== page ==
China Grove weighs need for employee pay raise

Published 12:10 am Tuesday, May 9, 2023

CHINA GROVE — China Grove officials are preparing to finalize the upcoming budget, but a proposed cost-of-living-adjustment for town employees caused discussions to hit a snag during the latest meeting. 

Those favoring a 7% raise argued that it was necessary to remain competitive in the job market. 

“If we don’t keep up and we start losing fire, public works and policemen, what are we going to do?” Council member Don Bringle asked at the May 2 regularly scheduled China Grove Town Council meeting. “Those people are where the tire meets the road. We have to stay current with what our competitors are doing. When you lose an employee, most of ours have been here five plus years, and then you hire someone (new), you don’t know if they will even show up.”

Bringle referred back to a time when China Grove was a “training ground” for other municipalities. After employees came to China Grove and received training, they would bolt to greener pastures. Preventing that from happening is behind Bringle’s support for the raise.

“I am all for doing what we need to do to keep our employees,” Bringle said. “We have to maintain the morale … for us to sit here and say we are going to cut their salary. How do you think they feel about us when they are devoted to this town?” 

Council member Cheryl Sheets represented the lone voice against the raise in its current form. Sheets argued that it was not a matter of supporting the employees but instead that the raise represented too significant of an uptick for the town’s budget without other spending cuts to offset it.

“I fully support our public employees and voted to add three firefighters, adjust current firefighter salaries, add a police officer, and adjust admin salaries,” Sheets said in an email. “China Grove would not be the great community it is without our employees. They are our greatest asset and investment. However, I am concerned when council votes to add $462,765 in additional wages and benefits to a total proposed $5,609,950 budget. Total wages and benefits are budgeted at $3,267,500. This means that 58% of China Grove’s budget is salaries and benefits.”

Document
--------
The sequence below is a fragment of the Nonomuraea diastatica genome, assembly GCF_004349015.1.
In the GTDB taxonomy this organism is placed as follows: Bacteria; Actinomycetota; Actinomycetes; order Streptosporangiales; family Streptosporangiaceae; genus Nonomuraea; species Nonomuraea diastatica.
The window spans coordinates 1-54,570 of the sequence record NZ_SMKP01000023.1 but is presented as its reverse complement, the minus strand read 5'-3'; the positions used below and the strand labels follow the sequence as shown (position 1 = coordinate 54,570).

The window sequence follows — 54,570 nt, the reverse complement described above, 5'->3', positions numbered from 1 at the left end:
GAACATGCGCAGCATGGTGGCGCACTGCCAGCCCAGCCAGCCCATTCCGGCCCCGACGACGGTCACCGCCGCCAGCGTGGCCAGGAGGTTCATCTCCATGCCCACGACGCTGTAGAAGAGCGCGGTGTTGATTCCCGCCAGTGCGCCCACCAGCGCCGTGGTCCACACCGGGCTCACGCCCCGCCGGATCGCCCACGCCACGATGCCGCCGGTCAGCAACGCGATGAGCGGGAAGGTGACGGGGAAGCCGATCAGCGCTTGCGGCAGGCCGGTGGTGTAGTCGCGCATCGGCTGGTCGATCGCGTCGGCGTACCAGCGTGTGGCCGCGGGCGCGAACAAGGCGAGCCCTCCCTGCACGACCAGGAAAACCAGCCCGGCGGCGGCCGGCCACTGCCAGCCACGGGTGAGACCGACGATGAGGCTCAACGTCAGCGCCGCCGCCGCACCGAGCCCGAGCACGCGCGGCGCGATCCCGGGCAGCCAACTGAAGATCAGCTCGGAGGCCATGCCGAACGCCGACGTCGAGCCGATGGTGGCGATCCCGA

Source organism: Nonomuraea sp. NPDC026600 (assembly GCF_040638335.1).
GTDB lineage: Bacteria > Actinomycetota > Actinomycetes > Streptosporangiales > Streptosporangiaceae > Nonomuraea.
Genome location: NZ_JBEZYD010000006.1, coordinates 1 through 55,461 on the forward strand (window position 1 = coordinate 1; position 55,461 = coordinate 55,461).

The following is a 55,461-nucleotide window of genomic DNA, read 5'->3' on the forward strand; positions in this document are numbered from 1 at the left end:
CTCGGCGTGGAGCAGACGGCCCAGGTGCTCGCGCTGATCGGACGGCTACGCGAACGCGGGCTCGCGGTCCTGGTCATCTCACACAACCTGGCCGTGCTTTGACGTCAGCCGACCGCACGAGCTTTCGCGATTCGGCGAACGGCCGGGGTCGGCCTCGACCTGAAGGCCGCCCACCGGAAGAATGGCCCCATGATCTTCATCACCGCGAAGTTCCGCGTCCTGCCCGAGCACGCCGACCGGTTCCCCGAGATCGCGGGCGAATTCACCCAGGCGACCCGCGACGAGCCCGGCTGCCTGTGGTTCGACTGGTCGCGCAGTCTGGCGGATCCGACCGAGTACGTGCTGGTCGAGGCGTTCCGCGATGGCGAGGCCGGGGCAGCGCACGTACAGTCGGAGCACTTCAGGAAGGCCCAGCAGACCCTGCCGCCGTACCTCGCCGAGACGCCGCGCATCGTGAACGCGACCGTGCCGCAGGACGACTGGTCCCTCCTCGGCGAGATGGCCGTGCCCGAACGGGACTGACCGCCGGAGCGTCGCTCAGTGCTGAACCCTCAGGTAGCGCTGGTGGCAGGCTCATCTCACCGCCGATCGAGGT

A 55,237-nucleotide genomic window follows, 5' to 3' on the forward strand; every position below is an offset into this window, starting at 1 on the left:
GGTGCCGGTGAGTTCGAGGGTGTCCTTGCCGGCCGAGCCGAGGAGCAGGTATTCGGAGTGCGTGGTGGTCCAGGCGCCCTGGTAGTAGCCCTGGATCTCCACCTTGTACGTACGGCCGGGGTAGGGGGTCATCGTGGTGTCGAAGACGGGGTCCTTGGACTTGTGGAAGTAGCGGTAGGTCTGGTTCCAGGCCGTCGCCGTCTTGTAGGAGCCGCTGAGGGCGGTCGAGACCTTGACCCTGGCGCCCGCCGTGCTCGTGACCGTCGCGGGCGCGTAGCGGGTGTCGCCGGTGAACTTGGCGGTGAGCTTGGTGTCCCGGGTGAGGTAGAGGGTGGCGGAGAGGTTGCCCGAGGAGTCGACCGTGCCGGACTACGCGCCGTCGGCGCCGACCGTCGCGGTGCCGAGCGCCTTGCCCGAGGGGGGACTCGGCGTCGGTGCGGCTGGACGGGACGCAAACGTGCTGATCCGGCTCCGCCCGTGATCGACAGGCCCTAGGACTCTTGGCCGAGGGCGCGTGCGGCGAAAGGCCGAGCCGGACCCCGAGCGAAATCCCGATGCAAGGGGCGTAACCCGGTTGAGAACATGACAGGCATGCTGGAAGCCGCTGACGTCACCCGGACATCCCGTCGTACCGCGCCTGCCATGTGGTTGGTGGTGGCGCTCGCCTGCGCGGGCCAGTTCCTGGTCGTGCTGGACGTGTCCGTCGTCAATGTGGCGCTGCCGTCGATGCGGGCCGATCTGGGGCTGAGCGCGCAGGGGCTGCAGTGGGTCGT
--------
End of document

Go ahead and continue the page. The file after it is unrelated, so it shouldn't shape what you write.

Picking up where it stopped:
Finding the dollars and cents to make the raise work troubled Sheets. 

“The proposed budget will reduce taxes from 56 cents to 50 (cents per $100 valuation), but due to the property revaluation/tax increase, inflation and state of the economy, some of our community will still be negatively impacted,” Sheets said in her email. “I’ve already been told by families that they are making cuts in their family budget in order to buy groceries.”

During the meeting, Sheets remarked that she was elected to represent the taxpaying citizens of China Grove. 

“They are the ones who vote,” Sheets said. “When they vote, I think we need to be mindful because we are put in this position as a voice for the people, not a voice for the employees.”

China Grove Town Manager Ken Deal refuted that concern at the meeting. 

“I have been here 13 years and have never had anyone come to me and say that we are paying our employees too much,” Deal said. 

The raises would impact employees in each of China Grove’s departments. To explain how those costs add up, members of the surrounding law enforcement communities weighed in.

Spencer Police Chief Michael File indicated that although recruits receive free tuition for basic law enforcement training, the department is still on the hook for books and uniforms.

“When we calculate the cost to send an officer through training, we calculate the hourly rate we pay them plus benefits, books, uniforms, and then the field training they receive by the agency when they come back,” File said. 

Chief Deputy Jason Owens of the Rowan County Sheriff’s Office explained how those costs could quickly escalate when it comes to training an officer. 

Between basic law enforcement training and field training, there are a lot of costs associated with bringing on a recruit. Several costs can roll over from previous recruits, but many are sunk on individualized hires, such as uniforms. 

Owens indicated that the salaries and benefits of a recruit cost approximately $75,000 for the first year. Much of that first year is spent between the academy and on-job training.

“It’s more about the time invested than the money,” Owens said. 

Field training involves another deputy, who is on the clock in addition to the recruit. The dollars start to add up quickly. If that recruit bolts for another department or a job in the private sector, that money is, in essence, sunk. 

China Grove will have a public hearing on June 6 at 6 p.m. in Town Hall before finalizing the budget.